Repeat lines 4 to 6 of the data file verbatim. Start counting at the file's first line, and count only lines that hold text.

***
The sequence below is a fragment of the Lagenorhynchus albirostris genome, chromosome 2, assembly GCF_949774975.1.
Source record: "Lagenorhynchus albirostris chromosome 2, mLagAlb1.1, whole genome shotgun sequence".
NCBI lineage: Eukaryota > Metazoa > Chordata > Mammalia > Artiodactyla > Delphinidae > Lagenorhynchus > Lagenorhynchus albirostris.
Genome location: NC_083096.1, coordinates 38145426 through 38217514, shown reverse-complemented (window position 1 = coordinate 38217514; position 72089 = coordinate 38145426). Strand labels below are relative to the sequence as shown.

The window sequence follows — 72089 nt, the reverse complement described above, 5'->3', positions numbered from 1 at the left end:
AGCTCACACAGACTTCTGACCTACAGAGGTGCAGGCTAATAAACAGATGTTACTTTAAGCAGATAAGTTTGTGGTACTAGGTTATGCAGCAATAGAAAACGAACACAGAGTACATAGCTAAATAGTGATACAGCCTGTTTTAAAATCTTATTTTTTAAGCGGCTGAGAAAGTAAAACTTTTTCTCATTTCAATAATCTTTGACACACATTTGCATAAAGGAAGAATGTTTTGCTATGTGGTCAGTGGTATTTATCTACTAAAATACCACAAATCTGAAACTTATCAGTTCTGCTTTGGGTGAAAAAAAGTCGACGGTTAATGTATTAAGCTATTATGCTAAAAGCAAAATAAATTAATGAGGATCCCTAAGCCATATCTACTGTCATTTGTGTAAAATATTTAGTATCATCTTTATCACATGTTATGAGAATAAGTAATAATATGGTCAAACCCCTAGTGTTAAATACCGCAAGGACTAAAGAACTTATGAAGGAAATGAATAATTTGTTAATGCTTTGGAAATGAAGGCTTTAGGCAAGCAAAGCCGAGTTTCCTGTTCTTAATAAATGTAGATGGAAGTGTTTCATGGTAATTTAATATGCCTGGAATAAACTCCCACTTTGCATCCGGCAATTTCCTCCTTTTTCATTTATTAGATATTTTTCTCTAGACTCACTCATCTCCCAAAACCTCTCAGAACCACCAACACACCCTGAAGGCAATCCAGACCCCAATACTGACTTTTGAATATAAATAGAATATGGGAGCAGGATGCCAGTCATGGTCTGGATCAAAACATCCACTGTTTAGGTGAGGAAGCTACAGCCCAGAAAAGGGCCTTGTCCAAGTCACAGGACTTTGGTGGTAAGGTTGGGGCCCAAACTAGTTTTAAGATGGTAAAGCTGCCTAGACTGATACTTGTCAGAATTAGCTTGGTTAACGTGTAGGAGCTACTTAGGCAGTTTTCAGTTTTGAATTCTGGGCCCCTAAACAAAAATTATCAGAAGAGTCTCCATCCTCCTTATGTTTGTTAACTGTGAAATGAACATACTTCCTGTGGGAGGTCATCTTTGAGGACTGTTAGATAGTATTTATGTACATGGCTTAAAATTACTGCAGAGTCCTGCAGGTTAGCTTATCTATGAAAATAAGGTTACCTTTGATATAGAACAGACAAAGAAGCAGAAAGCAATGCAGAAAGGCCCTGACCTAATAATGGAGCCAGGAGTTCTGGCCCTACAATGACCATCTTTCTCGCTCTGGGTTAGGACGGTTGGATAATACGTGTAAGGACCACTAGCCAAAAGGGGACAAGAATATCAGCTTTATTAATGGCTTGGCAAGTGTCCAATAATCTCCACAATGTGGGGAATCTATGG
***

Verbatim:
Genome location: NC_083096.1, coordinates 38145426 through 38217514, shown reverse-complemented (window position 1 = coordinate 38217514; position 72089 = coordinate 38145426). Strand labels below are relative to the sequence as shown.

The window sequence follows — 72089 nt, the reverse complement described above, 5'->3', positions numbered from 1 at the left end:
AGCTCACACAGACTTCTGACCTACAGAGGTGCAGGCTAATAAACAGATGTTACTTTAAGCAGATAAGTTTGTGGTACTAGGTTATGCAGCAATAGAAAACGAACACAGAGTACATAGCTAAATAGTGATACAGCCTGTTTTAAAATCTTATTTTTTAAGCGGCTGAGAAAGTAAAACTTTTTCTCATTTCAATAATCTTTGACACACATTTGCATAAAGGAAGAATGTTTTGCTATGTGGTCAGTGGTATTTATCTACTAAAATACCACAAATCTGAAACTTATCAGTTCTGCTTTGGGTGAAAAAAAGTCGACGGTTAATGTATTAAGCTATTATGCTAAAAGCAAAATAAATTAATGAGGATCCCTAAGCCATATCTACTGTCATTTGTGTAAAATATTTAGTATCATCTTTATCACATGTTATGAGAATAAGTAATAATATGGTCAAACCCCTAGTGTTAAATACCGCAAGGACTAAAGAACTTATGAAGGAAATGAATAATTTGTTAATGCTTTGGAAATGAAGGCTTTAGGCAAGCAAAGCCGAGTTTCCTGTTCTTAATAAATGTAGATGGAAGTGTTTCATGGTAATTTAATATGCCTGGAATAAACTCCCACTTTGCATCCGGCAATTTCCTCCTTTTTCATTTATTAGATATTTTTCTCTAGACTCACTCATCTCCCAAAACCTCTCAGAACCACCAACACACCCTGAAGGCAATCCAGACCCCAATACTGACTTTTGAATATAAATAGAATATGGGAGCAGGATGCCAGTCATGGTCTGGATCAAAACATCCACTGTTTAGGTGAGGAAGCTACAGCCCAGAAAAGGGCCTTGTCCAAGTCACAGGACTTTGGTGGTAAGGTTGGGGCCCAAACTAGTTTTAAGATGGTAAAGCTGCCTAGACTGATACTTGTCAGAATTAGCTTGGTTAACGTGTAGGAGCTACTTAGGCAGTTTTCAGTTTTGAATTCTGGGCCCCTAAACAAAAATTATCAGAAGAGTCTCCATCCTCCTTATGTTTGTTAACTGTGAAATGAACATACTTCCTGTGGGAGGTCATCTTTGAGGACTGTTAGATAGTATTTATGTACATGGCTTAAAATTACTGCAGAGTCCTGCAGGTTAGCTTATCTATGAAAATAAGGTTACCTTTGATATAGAACAGACAAAGAAGCAGAAAGCAATGCAGAAAGGCCCTGACCTAATAATGGAGCCAGGAGTTCTGGCCCTACAATGACCATCTTTCTCGCTCTGGGTTAGGACGGTTGGATAATACGTGTAAGGACCACTAGCCAAAAGGGGACAAGAATATCAGCTTTATTAATGGCTTGGCAAGTGTCCAATAATCTCCACAATGTGGGGAATCTATGG